2. After submitting the application, owners with more than five tanks or with tanks in more than one location will be emailed a spreadsheet with the required data fields to complete. The data required will include - but is not limited to - the information on the tank's name plate and the tank location.
    3. Tank owners will be contacted if further clarification or information is required.
    4. Tank owners will receive an invoice (annually) listing all of their units.
    5. Once payment is processed, an operating permit will be issued. For tanks that are eligible for the fee waiver (see below) an operating permit will be issued after the permit application is processed.


    Propane tank owners are required to pay an annual fee under one of the following fee models:

    • Standard permit fees: An annual fee is applicable to each tank and will be based on its physical dimensions. Please refer to Tables 1 and 2 below.
    • Alternative permit fees: Large operators or suppliers may apply to submit a Safety Management Plan as an alternative method to demonstrate compliance with the requirements of the Safety Standards Act, associated regulations and adopted codes. Fees will vary based on the scope of their operations. Please see the Alternative Safety Approaches (ASA) section of our website for more information.

    If you rent or lease a propane tank, your tank supplier may or may not pass along various fees. We encourage all propane users to understand these fee models and contact their propane tank supplier if they have any questions about their fees.

    Fee Waiver (applicable to both the standard and ASA models)

    The operating permit fee will be automatically waived for tanks equal to or less than 500 USWG, regardless of purpose or use. For tanks over 500 USWG that are used for residential purposes only, owners can apply for a waiver.

    ‘Residential purposes’ applies to any tank in which propane is stored to provide fuel to a structure used primarily as a private residence but does not include a hotel. A hotel is defined in the Hotel Guest Registration Act as an inn or building in which private rooms are maintained for the accommodation of the public.

    If safety concerns or non-compliances are discovered that require safety officers to revisit a site, re-assessment fees may still apply to cover costs.

    Regardless of whether the fee is waived or not, all owners of tanks that are in operation and pressurized above 15 psig are required to apply for a permit and provide their tank data to Technical Safety BC.

    Details on applicable fees are available here.

    How does Technical Safety BC provide oversight to propane vessels?

    To help clients ensure that their tanks meet safety standards, Technical Safety BC will utilize a risk-based, sample and audit approach to identify areas of greatest safety concern. Our Accident Prevention Model includes:

    • Assessment via sample inspections and audits of tank maintenance records.
    • Education, such as providing information and videos on propane equipment safety.
    • Enforcement to ensure that propane equipment is properly installed, maintained and safe.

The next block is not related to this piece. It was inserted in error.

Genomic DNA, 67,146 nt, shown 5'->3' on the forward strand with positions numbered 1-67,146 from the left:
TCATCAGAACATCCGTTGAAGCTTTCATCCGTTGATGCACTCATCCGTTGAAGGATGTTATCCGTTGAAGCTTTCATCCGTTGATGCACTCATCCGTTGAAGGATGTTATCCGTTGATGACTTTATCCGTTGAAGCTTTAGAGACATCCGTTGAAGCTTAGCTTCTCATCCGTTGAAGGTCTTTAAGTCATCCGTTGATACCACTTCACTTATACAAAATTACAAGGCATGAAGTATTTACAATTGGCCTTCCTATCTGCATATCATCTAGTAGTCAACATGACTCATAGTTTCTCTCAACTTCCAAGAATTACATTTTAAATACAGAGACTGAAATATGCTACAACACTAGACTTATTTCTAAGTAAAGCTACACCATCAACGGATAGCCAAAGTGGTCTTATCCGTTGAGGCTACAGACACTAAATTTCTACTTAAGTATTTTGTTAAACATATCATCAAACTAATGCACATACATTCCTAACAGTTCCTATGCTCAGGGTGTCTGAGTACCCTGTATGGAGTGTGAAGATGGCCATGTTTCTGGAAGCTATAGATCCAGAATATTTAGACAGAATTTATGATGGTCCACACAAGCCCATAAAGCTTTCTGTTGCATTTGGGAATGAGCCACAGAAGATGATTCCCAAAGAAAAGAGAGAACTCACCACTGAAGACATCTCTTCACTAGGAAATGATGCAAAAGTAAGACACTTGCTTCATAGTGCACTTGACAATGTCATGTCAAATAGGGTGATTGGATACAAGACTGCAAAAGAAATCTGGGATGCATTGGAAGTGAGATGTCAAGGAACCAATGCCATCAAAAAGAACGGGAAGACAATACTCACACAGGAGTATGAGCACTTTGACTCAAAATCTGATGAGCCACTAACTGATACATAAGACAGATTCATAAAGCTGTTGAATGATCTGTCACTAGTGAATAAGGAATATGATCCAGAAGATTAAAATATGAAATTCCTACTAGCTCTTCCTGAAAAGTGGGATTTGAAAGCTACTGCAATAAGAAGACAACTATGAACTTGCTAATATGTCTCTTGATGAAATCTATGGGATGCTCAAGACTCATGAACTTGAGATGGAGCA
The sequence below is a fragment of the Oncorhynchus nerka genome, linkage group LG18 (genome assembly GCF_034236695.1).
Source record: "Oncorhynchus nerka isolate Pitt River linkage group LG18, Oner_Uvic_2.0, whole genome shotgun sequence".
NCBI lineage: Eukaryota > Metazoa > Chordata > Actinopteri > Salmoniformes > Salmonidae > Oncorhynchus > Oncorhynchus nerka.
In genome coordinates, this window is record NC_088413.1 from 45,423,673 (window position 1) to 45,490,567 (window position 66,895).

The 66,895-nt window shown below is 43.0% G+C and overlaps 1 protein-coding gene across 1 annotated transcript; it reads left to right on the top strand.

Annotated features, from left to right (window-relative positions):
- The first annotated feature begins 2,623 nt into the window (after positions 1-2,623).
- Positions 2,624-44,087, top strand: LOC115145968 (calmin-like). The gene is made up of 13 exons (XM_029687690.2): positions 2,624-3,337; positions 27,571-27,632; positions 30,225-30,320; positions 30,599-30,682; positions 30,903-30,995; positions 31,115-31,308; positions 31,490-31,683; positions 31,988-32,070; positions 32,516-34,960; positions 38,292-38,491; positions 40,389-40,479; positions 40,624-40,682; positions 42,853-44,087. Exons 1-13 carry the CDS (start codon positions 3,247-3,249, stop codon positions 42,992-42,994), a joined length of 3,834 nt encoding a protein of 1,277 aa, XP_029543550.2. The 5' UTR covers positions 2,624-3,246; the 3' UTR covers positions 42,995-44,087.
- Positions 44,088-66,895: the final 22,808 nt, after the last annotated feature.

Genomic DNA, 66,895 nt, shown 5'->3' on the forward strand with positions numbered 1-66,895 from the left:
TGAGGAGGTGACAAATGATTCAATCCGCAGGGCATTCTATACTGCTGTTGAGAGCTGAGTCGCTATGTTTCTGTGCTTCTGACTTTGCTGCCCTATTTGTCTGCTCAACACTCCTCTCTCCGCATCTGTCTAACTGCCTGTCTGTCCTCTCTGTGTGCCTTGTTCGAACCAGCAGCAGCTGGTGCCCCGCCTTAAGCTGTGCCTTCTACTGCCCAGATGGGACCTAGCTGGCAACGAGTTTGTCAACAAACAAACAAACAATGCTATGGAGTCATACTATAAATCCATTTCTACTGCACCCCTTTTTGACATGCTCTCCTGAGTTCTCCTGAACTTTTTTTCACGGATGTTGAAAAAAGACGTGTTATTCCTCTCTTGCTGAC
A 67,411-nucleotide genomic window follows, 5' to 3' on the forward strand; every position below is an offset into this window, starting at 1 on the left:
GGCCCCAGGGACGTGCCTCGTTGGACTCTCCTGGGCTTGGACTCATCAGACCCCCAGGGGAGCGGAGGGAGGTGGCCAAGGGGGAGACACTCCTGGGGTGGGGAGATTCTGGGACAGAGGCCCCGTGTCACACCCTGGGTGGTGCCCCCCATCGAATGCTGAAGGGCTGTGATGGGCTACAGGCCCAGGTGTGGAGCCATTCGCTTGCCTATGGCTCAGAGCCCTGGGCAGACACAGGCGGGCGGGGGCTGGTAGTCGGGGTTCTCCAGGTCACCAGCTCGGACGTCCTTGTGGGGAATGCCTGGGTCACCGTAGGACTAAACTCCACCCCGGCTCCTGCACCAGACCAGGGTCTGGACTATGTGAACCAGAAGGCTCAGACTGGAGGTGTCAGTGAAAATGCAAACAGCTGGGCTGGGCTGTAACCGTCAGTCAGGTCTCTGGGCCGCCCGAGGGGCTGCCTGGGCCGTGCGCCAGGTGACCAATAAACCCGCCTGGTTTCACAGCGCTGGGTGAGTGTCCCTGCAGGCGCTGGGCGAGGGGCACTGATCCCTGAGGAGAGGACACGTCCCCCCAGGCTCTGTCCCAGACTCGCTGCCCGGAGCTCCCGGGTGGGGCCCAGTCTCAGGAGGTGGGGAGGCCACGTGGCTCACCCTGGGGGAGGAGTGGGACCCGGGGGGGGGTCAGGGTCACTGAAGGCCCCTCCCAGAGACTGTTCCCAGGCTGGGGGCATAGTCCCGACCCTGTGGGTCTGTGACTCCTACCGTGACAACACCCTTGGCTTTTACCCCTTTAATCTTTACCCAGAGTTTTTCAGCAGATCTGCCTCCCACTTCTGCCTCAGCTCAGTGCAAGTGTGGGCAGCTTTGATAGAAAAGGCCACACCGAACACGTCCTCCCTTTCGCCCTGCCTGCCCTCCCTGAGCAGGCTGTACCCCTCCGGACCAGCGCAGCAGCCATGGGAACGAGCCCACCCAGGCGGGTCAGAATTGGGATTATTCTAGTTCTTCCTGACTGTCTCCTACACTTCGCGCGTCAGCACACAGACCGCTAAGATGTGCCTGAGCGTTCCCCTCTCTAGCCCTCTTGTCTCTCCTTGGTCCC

• Research into incidents involving propane.

    Servicing and inspection intervals

    Click here to find out about the servicing and inspection intervals for your propane storage tank and pressure relief valve and to find out more about Directive No. D-BP-2016-01.

    Can your 200 psig propane tank remain in operation? 

    Propane tanks with a maximum allowable operating pressure (MAWP) of 200 psig (1380 kPa) need to meet certain requirements to remain in operation. These include, but are not limited to:

    • The tank must have been inspected by a qualified individual and deemed safe within five years immediately before November 1, 2017.
    • The tank must be fitted with a pressure relief valve with a maximum set pressure of 250 psig and a minimum relieving capacity according to the National Fire Protection Association – 58 – Liquefied Petroleum Gas Code (NFPA-58). 

    Specific requirements

    For tanks manufactured according to paragraph U60 or U69 of the 1949 (or earlier) edition of the American Society of Mechanical Engineers (ASME) Boiler and Pressure Vessel Code Section VIII Division 1:

    • The tank is permitted to remain in operation only at its present location and shall not be moved and operated elsewhere. 

    For tanks manufactured according to paragraph U200 or U201 of the 1949 (or earlier) edition of the American Society of Mechanical Engineers (ASME) Boiler and Pressure Vessel Code Section VIII Division 1:

    • The tank shall be re-rated according to NB-23 National Board Inspection Code to increase the MAWP from 200 to 250 psig. Re-rating documents including revised calculations, inspection records, and other required documents shall be submitted to BCSA for registration before November 1, 2017.

    Compliance with these requirements is needed on or before November 1, 2017. Non-compliance will lead to the removal of these tanks from operation on or before May 1, 2018.

    Contact information

    Please contact us at or 778-396-2033.

    Propane Forms

        Printable Version
         Information brochure for owners and operators of propane pressure vessels in BC